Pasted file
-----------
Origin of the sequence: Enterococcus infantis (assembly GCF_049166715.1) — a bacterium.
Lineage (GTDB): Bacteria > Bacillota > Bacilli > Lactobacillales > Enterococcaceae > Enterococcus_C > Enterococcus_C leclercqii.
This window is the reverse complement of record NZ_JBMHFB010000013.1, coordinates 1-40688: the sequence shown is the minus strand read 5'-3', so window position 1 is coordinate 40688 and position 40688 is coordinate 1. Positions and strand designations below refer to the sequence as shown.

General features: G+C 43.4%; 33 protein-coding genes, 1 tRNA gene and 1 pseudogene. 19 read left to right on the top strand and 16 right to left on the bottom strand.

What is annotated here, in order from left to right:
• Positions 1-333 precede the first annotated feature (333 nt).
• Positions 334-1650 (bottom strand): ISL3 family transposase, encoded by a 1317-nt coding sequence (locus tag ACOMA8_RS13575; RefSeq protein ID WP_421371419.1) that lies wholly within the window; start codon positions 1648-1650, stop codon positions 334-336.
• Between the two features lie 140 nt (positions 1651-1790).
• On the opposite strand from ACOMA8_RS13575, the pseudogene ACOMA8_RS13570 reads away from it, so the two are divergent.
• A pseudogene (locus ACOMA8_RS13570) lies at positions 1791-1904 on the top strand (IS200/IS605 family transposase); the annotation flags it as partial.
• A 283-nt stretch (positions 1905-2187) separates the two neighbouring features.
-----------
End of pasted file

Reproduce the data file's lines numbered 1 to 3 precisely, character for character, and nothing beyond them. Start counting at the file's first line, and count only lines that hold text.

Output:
Origin of the sequence: Enterococcus infantis (assembly GCF_049166715.1) — a bacterium.
Lineage (GTDB): Bacteria > Bacillota > Bacilli > Lactobacillales > Enterococcaceae > Enterococcus_C > Enterococcus_C leclercqii.
This window is the reverse complement of record NZ_JBMHFB010000013.1, coordinates 1-40688: the sequence shown is the minus strand read 5'-3', so window position 1 is coordinate 40688 and position 40688 is coordinate 1. Positions and strand designations below refer to the sequence as shown.